Cook Stove Fuel

waynek Posted By waynek, Jul 29, 2009 at 8:59 PM

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  1. waynek

    waynek
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    Cook stove fuel seasoning to burn winter of 2010-2011.
    cookstovewood.jpg

    Round Oak cookstove.
    28860006-2.jpg
     
  2. Jags

    Jags
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    I'll bet the smell and taste of a freshly baked loaf of bread out of that thing is crazy good.
     
  3. wendell

    wendell
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    Jackpine, you're back! Your ears must have been burning. I was just telling northwinds this morning that our western neighbors must have taken the summer off and lo and behold, here you are!
     
  4. TreePapa

    TreePapa
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    That's a nice old Round Oak ... isn't it a tad close to the combustible wall? Or are thos non-combustible logs?

    Peace,
    - Sequoia
     
  5. LLigetfa

    LLigetfa
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    Those splits look too big for a cookstove.
     
  6. waynek

    waynek
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    To be honest, I have never baked bread in the oven, but my beer-can chicken or a venison roast is to die for.
     
  7. waynek

    waynek
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    Summer activities have been very time consuming, but I have been a lurker on this website from time to time. Northwinds is located near the Wisconsin river, correct? If so, I have been by is place several times this summer in a canoe or kayak.
     
  8. savageactor7

    savageactor7
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    yup I agree.

    Nice stove Jack but you want soft junk wood for cooking like willow or poplar and split smaller. Not that I cook but I use to help my grandmother with her cook stove.
     
  9. waynek

    waynek
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    Thanks for compliment on the Round Oak, Sequoia. The stove is a model K 312, "Arrow Buffet" Range of 1935 vintage and it has served me well for many years

    The picture is an optical illusion. There is a minimum of 36 inches between the stove and the wall. My insurance agent made sure of that.
    Jackpine
     
  10. waynek

    waynek
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    Good eye there, sir. The splits will be worked into cookstove size in the late fall and stacked undercover. Looking at the stacks from left to right...left of the tree is a mixture of Black oak, White Oak and Red elm. To the right of the tree is a mixture of Black cherry, Black walnut and Paper birch. High BTU's to the left, low BTU's to the right and it remains separate when it goes under the shed lean-to.
    jackpine
     
  11. waynek

    waynek
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    You are correct...size matters when firing a cookstove. In addition, tree species matters and it has been great fun to experiment with both. I still marvel at the temperature changes you can put a stove through by manipulating dampers, draft and fuel characteristics.
    jackpine
     
  12. quads

    quads
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    That's a beautiful old stove and nice woodpile!
     
  13. Backwoods Savage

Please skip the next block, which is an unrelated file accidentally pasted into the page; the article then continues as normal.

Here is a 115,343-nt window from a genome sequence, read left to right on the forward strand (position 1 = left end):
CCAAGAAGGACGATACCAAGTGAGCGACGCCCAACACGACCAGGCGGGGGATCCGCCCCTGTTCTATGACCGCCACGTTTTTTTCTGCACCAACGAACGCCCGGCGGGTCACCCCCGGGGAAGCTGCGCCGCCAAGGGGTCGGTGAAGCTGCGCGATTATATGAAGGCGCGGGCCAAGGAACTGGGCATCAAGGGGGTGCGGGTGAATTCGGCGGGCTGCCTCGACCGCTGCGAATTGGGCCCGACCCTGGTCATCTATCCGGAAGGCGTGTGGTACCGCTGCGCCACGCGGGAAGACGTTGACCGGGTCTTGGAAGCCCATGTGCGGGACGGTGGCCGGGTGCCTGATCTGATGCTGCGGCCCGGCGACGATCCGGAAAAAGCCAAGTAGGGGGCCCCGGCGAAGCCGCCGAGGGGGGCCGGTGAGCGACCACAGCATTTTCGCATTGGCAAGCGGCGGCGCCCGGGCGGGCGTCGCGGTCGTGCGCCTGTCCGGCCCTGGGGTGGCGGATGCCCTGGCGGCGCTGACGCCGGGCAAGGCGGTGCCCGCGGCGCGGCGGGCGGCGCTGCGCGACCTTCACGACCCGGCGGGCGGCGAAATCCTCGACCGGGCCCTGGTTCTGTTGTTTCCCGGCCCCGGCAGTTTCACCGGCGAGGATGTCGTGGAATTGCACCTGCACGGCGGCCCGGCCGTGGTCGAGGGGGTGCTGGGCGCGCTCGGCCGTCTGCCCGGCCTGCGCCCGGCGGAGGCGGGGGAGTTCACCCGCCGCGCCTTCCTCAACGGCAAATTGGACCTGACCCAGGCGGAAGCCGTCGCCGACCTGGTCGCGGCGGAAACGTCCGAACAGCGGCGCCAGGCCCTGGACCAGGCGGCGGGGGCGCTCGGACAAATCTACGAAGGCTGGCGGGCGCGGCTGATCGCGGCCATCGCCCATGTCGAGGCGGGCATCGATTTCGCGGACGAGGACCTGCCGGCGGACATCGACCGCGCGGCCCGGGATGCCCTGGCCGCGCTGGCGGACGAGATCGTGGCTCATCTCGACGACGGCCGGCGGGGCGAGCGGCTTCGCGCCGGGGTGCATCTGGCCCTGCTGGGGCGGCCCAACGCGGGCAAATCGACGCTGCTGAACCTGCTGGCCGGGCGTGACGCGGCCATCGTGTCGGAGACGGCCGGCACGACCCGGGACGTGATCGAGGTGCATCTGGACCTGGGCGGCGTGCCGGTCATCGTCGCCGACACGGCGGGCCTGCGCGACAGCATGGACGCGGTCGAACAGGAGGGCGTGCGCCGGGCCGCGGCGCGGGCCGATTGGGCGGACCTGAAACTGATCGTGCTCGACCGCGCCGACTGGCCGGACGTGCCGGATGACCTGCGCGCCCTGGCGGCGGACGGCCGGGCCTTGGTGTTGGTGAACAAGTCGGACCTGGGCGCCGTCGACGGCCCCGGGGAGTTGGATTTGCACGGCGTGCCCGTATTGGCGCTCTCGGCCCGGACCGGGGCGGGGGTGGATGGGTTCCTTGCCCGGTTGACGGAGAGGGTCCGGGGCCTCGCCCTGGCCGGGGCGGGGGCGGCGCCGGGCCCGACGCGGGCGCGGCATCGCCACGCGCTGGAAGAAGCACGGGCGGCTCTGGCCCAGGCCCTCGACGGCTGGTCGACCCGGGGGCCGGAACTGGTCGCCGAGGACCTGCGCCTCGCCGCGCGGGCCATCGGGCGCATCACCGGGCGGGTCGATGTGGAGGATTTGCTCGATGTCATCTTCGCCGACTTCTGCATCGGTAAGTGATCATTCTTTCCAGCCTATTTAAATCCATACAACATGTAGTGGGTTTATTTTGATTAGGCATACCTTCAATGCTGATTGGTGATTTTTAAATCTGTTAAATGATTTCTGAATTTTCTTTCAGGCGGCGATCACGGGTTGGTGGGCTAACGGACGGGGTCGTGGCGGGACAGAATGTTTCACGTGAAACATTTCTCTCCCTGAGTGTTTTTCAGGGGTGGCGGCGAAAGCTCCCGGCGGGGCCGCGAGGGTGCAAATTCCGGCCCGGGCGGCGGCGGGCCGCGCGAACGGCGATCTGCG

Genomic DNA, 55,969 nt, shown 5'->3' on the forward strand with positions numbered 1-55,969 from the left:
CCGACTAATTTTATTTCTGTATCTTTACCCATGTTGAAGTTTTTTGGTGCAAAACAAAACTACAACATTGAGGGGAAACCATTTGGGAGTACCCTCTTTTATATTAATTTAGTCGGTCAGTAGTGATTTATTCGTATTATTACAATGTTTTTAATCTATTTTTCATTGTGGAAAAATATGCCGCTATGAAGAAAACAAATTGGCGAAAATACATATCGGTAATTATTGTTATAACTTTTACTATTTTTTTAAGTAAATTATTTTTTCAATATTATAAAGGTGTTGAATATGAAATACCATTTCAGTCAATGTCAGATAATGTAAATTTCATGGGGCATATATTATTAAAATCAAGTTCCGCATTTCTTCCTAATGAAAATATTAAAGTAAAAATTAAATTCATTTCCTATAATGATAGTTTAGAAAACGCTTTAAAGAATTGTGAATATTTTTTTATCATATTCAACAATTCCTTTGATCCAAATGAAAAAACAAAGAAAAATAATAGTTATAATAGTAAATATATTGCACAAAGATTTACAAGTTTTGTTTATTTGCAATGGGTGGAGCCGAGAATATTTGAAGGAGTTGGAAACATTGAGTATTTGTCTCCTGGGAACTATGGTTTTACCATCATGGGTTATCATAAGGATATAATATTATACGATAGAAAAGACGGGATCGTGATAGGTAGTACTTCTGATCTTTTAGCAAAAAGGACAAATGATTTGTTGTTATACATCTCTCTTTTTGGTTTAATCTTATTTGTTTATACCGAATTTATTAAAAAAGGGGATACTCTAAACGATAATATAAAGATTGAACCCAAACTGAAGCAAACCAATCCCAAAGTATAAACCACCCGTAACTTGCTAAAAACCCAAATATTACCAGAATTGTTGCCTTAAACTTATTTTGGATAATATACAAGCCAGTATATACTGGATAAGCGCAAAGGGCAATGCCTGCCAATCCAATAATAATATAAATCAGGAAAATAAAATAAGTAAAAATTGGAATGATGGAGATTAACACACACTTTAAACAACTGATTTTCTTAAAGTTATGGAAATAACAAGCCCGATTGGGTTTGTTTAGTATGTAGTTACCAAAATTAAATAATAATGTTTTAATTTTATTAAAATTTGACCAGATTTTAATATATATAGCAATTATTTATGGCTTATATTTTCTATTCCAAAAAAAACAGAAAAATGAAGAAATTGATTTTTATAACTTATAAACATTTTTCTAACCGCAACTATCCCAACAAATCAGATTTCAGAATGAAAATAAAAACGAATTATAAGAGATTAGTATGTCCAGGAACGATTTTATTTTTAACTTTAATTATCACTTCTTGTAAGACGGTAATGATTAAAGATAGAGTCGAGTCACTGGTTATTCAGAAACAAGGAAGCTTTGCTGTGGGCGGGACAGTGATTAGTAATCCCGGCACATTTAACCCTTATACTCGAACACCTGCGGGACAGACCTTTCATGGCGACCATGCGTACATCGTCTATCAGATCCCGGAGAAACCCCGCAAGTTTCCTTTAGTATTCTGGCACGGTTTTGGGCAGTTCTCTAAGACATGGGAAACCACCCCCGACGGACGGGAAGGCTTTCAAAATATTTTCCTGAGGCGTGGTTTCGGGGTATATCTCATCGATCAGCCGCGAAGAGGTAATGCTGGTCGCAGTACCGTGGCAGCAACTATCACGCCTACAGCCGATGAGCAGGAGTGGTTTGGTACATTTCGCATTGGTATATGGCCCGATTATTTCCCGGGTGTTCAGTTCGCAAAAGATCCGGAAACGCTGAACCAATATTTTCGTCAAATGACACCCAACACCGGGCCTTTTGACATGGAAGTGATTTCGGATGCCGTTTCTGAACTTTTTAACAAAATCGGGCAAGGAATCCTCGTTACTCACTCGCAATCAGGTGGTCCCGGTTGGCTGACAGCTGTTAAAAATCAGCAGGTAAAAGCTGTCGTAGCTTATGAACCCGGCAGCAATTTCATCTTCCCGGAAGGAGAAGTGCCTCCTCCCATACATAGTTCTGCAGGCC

Backwoods Savage
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    You beat me to it. As soon as I saw the picture and that it is for a cook stove, my first thought was that the wood is too big for a cook stove.

    Best for cook stoves is really small stuff and something that gives good heat fast but not for long. We used to use a lot of pine for cooking. Popple works pretty good too. We even burned corn cobs.

    That sure is a nice looking stove!
     
  14. waynek

    waynek
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    You beat me to it. As soon as I saw the picture and that it is for a cook stove, my first thought was that the wood is too big for a cook stove.

    Best for cook stoves is really small stuff and something that gives good heat fast but not for long. We used to use a lot of pine for cooking. Popple works pretty good too. We even burned corn cobs.

    That sure is a nice looking stove![/quote]

    Thanks for the kind word about the stove.

    Regarding the size of the splits and fuel species, I have been very particular about both after using various wood cook stoves for over 40 years. I keep several sizes of splits on hand, small, medium and large and each size serves a purpose depending on weather, cooking or baking requirements and heating needs. I have never burned corn cobs but my folks and grandparents did on the farm. Pine was used only for kindling and a quick, hot fire. On the farm we had two cook stoves...one in the house kitchen and one in the summer kitchen. During the warm summer months all the cooking and canning was done on the summer kitchen stove.

    This particular cook stove is in my cabin and only source of heat. It does not function well as a heating stove because it requires frequent addition of fuel. In cold weather and we are outdoors most of the day we fire it up in the morning and again late afternoon or early evening.
    Jackpine
     
  15. Adam_MA

    Adam_MA
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  16. Backwoods Savage

    Backwoods Savage
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    Jack, it sounds like you have everything under control!
     
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